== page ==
If an American mine in Washington ejects waste into B.C. waters, the liability is covered as state law requires mines to post bonds that cover 100% of reclamation costs. However, in B.C., such requirements do not exist. According to Calvin Sandborn, an environmental law expert, “B.C. law makes it far too easy for mines to extract resources now, while leaving the clean-up to future generations, [putting] rivers across the province, including many that flow into the US, at risk of long-term ecological disaster.”
The cost of poor regulation
A consequence of this inefficient regulation: Canadian taxpayers are on the hook for environmental mishaps. In Yukon, the provincial government is locked in a legal battle to get Yukon Zinc, a bankrupt Chinese company, to cough up the $25 million needed to clean up its contaminated Wolverine mine.
Mine owners in Yukon are required to pay security fees for the provincial government to use for environmental damage. Yukon Zinc, however, was consistently late in its payments, and the government only managed to collect more than a third of the funds due. Now that Yukon Zinc has collapsed into receivership, Whitehorse is arguing that it needs the proceeds from the company’s assets to treat the contaminated water filling the mine.
Nova Scotian taxpayers, meanwhile, are looking down the barrel of a $100 million clean-up bill to reverse the damage done by decades of toxic wastewater from the recently-shuttered Northern Pulp paper mill. Once a vibrant estuary full of fish playing an important role in the livelihood of the nearby Pictou Landing First Nation, Nova Scotia’s Boat Harbour is now brown and foul-smelling. The provincial government, which loaned Northern Pulp millions over the years it was in operation, will likely have to pay for the inlet’s clean-up—unless it manages to recoup funds from the mill’s owner, Paper Excellence, which is currently a party in an ongoing arbitration case.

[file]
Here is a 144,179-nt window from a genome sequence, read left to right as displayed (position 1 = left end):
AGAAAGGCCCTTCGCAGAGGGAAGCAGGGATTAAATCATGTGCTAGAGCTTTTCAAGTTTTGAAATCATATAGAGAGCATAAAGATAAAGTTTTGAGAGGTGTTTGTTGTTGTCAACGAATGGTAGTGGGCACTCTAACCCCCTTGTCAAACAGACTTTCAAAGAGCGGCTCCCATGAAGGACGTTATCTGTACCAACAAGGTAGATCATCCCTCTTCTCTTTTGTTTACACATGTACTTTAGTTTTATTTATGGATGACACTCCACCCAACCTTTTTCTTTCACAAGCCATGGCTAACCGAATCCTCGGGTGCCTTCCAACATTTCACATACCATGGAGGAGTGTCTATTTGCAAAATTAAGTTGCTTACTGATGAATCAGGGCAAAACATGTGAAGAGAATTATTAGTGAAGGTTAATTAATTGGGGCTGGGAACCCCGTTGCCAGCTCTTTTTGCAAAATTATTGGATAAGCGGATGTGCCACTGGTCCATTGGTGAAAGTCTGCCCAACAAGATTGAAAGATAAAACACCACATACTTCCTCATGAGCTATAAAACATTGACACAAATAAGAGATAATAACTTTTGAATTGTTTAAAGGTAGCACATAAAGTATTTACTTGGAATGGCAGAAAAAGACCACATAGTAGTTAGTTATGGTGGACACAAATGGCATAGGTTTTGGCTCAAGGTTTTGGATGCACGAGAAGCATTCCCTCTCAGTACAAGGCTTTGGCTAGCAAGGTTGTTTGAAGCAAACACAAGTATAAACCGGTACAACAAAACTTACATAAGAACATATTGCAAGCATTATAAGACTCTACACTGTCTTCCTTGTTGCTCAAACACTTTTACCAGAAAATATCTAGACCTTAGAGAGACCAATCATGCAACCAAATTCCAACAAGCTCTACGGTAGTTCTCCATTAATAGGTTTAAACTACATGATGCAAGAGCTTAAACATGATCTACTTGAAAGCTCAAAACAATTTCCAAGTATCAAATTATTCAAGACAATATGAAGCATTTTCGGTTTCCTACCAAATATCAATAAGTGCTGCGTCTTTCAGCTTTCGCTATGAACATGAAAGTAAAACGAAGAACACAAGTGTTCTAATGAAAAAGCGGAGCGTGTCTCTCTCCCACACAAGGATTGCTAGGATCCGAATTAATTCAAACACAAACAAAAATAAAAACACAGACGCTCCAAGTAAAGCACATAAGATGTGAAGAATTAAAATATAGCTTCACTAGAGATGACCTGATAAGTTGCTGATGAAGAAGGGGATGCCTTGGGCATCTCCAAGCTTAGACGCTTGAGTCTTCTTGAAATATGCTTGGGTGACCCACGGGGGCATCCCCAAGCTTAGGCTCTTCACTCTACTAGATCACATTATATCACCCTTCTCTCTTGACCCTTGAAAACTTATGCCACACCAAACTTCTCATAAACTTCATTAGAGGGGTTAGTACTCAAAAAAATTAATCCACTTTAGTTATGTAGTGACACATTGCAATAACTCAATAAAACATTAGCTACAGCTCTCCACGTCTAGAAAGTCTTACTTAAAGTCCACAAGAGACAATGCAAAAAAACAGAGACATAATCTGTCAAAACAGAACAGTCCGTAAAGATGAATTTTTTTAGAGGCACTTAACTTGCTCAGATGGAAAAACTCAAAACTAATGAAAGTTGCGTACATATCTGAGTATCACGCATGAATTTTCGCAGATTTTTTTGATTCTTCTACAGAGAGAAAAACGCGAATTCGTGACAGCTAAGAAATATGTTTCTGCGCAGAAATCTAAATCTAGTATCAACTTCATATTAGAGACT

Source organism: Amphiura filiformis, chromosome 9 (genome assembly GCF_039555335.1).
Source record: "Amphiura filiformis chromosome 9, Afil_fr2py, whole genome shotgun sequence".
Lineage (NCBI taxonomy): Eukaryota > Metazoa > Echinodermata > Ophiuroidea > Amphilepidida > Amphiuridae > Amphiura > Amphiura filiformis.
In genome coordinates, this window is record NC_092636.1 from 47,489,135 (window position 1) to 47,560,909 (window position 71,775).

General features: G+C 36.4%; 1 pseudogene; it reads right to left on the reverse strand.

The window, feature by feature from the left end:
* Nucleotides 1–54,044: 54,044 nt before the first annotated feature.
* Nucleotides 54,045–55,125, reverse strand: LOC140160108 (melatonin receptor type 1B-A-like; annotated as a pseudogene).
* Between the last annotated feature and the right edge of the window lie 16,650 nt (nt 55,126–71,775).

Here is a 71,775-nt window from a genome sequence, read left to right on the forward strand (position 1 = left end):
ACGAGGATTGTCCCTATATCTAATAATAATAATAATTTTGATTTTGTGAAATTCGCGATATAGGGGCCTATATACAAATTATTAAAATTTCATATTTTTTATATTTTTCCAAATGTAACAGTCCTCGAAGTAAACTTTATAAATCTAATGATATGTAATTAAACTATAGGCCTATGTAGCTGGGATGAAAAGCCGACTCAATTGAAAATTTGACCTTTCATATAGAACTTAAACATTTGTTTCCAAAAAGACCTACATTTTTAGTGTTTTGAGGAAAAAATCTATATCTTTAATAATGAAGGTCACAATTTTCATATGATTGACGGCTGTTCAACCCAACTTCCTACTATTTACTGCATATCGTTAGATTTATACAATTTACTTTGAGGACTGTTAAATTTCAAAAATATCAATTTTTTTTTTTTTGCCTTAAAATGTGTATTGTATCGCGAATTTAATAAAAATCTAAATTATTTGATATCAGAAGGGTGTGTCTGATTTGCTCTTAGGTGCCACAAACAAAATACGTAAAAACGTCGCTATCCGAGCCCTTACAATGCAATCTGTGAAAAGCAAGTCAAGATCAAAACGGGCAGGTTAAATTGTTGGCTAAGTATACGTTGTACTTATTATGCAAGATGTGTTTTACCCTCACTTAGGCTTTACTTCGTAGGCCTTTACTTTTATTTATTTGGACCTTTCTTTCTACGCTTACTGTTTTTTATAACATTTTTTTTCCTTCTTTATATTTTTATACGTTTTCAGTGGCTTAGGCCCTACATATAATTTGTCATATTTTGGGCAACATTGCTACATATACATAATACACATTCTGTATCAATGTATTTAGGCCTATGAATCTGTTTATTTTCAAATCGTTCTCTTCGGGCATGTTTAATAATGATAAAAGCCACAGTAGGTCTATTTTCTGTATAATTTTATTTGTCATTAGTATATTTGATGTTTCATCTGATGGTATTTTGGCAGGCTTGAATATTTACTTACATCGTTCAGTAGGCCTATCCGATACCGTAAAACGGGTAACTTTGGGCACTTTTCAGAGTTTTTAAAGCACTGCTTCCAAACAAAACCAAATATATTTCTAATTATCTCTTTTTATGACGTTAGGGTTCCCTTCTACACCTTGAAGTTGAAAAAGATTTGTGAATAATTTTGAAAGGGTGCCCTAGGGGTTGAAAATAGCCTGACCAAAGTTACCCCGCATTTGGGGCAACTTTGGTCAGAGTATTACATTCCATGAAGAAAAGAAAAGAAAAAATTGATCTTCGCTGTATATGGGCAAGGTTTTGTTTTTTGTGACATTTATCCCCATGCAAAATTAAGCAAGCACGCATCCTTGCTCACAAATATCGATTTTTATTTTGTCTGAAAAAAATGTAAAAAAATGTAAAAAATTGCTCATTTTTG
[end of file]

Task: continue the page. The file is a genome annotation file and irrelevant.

Looking for a solution
All across Canada, deficient compliance and legal enforcement regimes risk taxpayers’ money and fail to prevent ecological disasters from happening. PM Justin Trudeau took office on the promise of modernizing Canada’s environmental laws; however, little has changed. In the case of Northern Pulp, for example, Trudeau brushed off reporters’ questions about whether the federal government would get involved in the Nova Scotian issue. Canadian voters are unsurprisingly asking themselves if Trudeau truly cares about the environment. Or is he, as Ottawa Life Magazine described, just “genuinely insincere”?
Public pressure is rising, therefore, on provincial and federal government officials to take action. A first test will be whether Premier John Horgan and B.C.’s Ministry of Energy, Mines & Petroleum Resources will deny Imperial Metals’ request to drill.
However, long-term solutions must be found to protect Canada’s environment—starting with ensuring that industries post financial assurances upfront. This will motivate them to act more responsibly and minimize the potential for disaster.
The views expressed in this article are those of the authors alone and do not necessarily reflect those of Geopoliticalmonitor.com or any institutions with which the authors are associated.